Brand new? You need to start small. This isn’t condescending or inappropriate for you because you consider yourself more of a man than everyone else, it’s the first step in learning to ride.
The best way to fast forward your riding skills to “competent” is to buy a cheap beater and learn to flog the life out of it. Whether that’s in a field or around the back roads near your house, it’s how you’ll take all that funny clutch and countersteering stuff from confusion to confident ease. Go get your learner’s permit, take the MSF course, walk away with your license, then buy something small (250cc-ish, less than 400 lbs), with all its paperwork, in running condition, off Cragslist for a grand or less. If you’re embarrassed of it, just hide it in the back of your garage and take it out early on weekend mornings when no one’s going to see you.
We could simply recommend that you buy a new, small bike. And doing so isn’t a bad option. You’ll get something shiny, something reliable and something with low monthly payments and with only a little cash down. But, as a brand new rider, you’re going to make mistakes. You’re going to drop the bike, you’re going to crash it and you’re going to neglect essential maintenance. And, you need to learn a little more about bikes than just riding. A crappy old bike will break down, it will have problems. You will learn how to fix them. Bikes are not complicated machines, you will buy some maintenance books, learn how to find instructions on the Internet, acquire a few specialty tools and, in doing so, you’ll develop a more complete knowledge of how a motorcycle works. That knowledge will inform better riding.
You’ve put in your miles on something small, learned the basics of motorcycle maintenance and you’re ready for a little more. You’d like to expand your riding out of your neighborhood and maybe start commuting, going on day trips or just be able to tag along with your buddies when they go riding on Sundays.
Our current favorite bikes for neophyte riders are Honda’s range of affordable 500s. The CB500F starts at just $5,500, but budding sport riders may want to consider the $6,000 CBR500R. It’s exactly the same bike as the CB, just with a really nice-looking fairing and clip-on handlebars that are a little lower and a little further forward. That change puts you in a more sport-oriented riding position, setting you up perfectly to start learning sport riding techniques.
If you’re shopping for an older, used bike, then the Suzuki SV650 is the ubiquitously recommended one to go for. It’s a little faster than the 500s, but that performance remains accessible and non-intimidating. Again, look for the faired “S” model for its slightly more sport-oriented riding position. With it, you’ll be better able to work towards sport body position.
Whatever you get, ride it as much as possible. Take it to work instead of the car. Ride to the grocery store. Take the fun way home. Plan an epic summer road trip. Do your first track day. And, as you gain those experiences, learn what does and doesn’t work for you. Maybe you want a little sharper brakes, in which case you can fit braided lines and EBC HH pads. Maybe you want better acceleration, so you fit a smaller front sprocket. Maybe you want more ground clearance and fit rearsets. Maybe you want firmer suspension and replace the fork internals. Whatever it is you do, learn a little more every time you do it.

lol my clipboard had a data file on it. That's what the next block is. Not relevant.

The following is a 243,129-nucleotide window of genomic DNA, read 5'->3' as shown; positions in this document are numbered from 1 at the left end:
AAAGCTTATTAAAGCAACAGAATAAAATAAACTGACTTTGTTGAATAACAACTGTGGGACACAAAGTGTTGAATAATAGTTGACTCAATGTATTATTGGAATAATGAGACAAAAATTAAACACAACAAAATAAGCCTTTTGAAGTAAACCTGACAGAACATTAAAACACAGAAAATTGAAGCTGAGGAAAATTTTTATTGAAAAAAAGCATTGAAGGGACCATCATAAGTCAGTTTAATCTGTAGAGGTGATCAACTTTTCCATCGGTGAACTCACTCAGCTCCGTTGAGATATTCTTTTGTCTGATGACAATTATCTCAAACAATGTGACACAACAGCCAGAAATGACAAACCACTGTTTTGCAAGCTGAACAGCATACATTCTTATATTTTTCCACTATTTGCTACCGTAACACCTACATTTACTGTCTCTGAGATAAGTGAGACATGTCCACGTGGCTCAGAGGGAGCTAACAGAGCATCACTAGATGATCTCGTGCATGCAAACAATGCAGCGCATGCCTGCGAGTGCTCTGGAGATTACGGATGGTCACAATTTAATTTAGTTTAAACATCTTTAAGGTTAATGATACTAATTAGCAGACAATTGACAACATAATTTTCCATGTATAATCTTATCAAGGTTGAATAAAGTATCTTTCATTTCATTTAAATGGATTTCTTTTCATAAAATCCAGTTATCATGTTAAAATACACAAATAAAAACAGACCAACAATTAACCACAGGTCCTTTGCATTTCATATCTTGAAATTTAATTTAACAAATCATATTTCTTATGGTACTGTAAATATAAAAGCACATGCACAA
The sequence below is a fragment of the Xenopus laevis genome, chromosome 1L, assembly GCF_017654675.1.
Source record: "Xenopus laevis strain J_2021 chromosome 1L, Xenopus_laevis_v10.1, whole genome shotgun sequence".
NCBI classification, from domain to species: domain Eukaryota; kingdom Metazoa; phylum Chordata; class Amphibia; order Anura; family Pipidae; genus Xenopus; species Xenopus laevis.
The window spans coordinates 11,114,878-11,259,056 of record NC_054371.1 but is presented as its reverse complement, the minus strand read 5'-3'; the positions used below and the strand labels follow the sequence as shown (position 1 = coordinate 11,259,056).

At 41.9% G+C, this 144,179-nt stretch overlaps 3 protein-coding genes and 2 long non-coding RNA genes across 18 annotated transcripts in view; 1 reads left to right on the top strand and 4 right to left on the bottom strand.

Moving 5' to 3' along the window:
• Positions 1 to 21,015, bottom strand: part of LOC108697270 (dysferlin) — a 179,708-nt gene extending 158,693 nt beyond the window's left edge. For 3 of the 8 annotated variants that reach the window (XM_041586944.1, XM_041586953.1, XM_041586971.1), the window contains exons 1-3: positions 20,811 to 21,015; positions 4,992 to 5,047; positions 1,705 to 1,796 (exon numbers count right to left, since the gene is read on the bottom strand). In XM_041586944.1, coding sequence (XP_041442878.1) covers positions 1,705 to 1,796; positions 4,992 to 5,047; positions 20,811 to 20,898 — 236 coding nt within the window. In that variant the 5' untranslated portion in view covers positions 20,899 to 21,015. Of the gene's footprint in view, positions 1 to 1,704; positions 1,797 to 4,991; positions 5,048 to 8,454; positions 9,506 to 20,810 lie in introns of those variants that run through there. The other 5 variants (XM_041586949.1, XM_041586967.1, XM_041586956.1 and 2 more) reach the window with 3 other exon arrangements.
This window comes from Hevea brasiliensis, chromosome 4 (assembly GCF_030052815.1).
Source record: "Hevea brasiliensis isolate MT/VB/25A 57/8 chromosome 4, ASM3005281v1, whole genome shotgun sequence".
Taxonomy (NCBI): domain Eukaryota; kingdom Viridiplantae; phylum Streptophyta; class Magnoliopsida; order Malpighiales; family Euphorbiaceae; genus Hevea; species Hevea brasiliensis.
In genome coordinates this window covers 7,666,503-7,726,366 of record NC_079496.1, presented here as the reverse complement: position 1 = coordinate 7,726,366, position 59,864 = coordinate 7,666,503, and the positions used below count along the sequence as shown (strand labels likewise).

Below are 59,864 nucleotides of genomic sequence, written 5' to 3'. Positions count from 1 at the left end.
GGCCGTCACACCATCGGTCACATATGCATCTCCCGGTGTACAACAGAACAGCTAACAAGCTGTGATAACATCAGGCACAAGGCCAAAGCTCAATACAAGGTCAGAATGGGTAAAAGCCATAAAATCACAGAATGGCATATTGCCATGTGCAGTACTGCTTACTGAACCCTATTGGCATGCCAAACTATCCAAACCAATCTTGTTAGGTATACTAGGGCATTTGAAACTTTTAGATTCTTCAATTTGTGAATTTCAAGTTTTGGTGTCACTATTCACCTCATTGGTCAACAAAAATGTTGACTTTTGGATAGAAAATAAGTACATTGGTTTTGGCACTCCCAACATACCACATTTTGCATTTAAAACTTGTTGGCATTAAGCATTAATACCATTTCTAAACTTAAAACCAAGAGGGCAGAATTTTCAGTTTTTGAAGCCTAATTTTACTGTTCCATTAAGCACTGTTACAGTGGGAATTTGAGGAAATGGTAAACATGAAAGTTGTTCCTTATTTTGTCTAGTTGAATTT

The First Big Bike
Gotten to the point where you can flog that CBR500R absolutely as fast as it will go? Are you dragging knee and peg and hitting the rev limiter in every gear? Is the limitation on group rides really the bike and not you? Be honest with yourself and move up only when you’re truly ready. Again, the goal here is to advance your skill level as quickly and effectively as possible, not to impress your friends with how much bike your credit card can take.
Next up, you’re going to want something with more power and more handling, but you still want something with a wide performance envelope, not something that’s going to try and spit you off when you make mistakes.
We’d suggest looking at a mid-capacity sport naked. Something like the Yamaha FZ-09 and Triumph Street Triple. These are bikes that can do absolutely anything and do it very fast, but remain practical for all-round duties like commuting because their relatively upright riding positions are comfortable.
Used, the Street Triple in any of its iterations makes an excellent buy. Other, similar bikes do too. Don’t be tempted by a larger motor at this point, it will only get in the way of your riding progress.
Because they’re “slower” (once you’ve reached this point, speed is 100% a function of skill), speed-related components like the brakes are free to be a little less specific than they are on the next tier, supersport 600s. Less ultimate stopping power is made up for by more user friendliness. The same applies to power delivery, ergonomics and all that stuff too. More capability on paper is not more capability in the real world if your skill level is not yet at a place to take advantage of it and, again, a wider performance envelope is, by definition, better more of the time.
This is actually a good point in your riding to be at. Spend some time here, again taking in a variety of challenges and modifying your bike to expand its and your capability and you’ll end up being faster than the vast majority of motorcycle riders.